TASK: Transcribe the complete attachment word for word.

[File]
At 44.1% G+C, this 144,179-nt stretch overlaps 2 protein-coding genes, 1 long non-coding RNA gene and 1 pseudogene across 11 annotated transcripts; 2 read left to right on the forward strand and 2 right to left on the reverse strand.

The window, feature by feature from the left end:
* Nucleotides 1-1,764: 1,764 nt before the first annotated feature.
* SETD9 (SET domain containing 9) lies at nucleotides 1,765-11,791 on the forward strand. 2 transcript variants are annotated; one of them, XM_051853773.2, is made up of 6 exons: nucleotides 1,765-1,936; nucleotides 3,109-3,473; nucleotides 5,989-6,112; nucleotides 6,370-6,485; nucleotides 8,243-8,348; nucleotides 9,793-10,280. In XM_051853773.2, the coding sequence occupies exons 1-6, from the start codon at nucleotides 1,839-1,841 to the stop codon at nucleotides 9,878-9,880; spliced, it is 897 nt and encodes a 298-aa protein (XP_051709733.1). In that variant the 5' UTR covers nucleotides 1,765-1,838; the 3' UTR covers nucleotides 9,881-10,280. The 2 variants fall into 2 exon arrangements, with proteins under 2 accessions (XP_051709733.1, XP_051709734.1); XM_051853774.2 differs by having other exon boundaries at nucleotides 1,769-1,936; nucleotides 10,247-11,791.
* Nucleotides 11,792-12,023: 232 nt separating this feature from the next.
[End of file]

At 44.1% G+C, this 144,179-nt stretch overlaps 2 protein-coding genes, 1 long non-coding RNA gene and 1 pseudogene across 11 annotated transcripts; 2 read left to right on the forward strand and 2 right to left on the reverse strand.

The window, feature by feature from the left end:
* Nucleotides 1-1,764: 1,764 nt before the first annotated feature.
* SETD9 (SET domain containing 9) lies at nucleotides 1,765-11,791 on the forward strand. 2 transcript variants are annotated; one of them, XM_051853773.2, is made up of 6 exons: nucleotides 1,765-1,936; nucleotides 3,109-3,473; nucleotides 5,989-6,112; nucleotides 6,370-6,485; nucleotides 8,243-8,348; nucleotides 9,793-10,280. In XM_051853773.2, the coding sequence occupies exons 1-6, from the start codon at nucleotides 1,839-1,841 to the stop codon at nucleotides 9,878-9,880; spliced, it is 897 nt and encodes a 298-aa protein (XP_051709733.1). In that variant the 5' UTR covers nucleotides 1,765-1,838; the 3' UTR covers nucleotides 9,881-10,280. The 2 variants fall into 2 exon arrangements, with proteins under 2 accessions (XP_051709733.1, XP_051709734.1); XM_051853774.2 differs by having other exon boundaries at nucleotides 1,769-1,936; nucleotides 10,247-11,791.
* Nucleotides 11,792-12,023: 232 nt separating this feature from the next.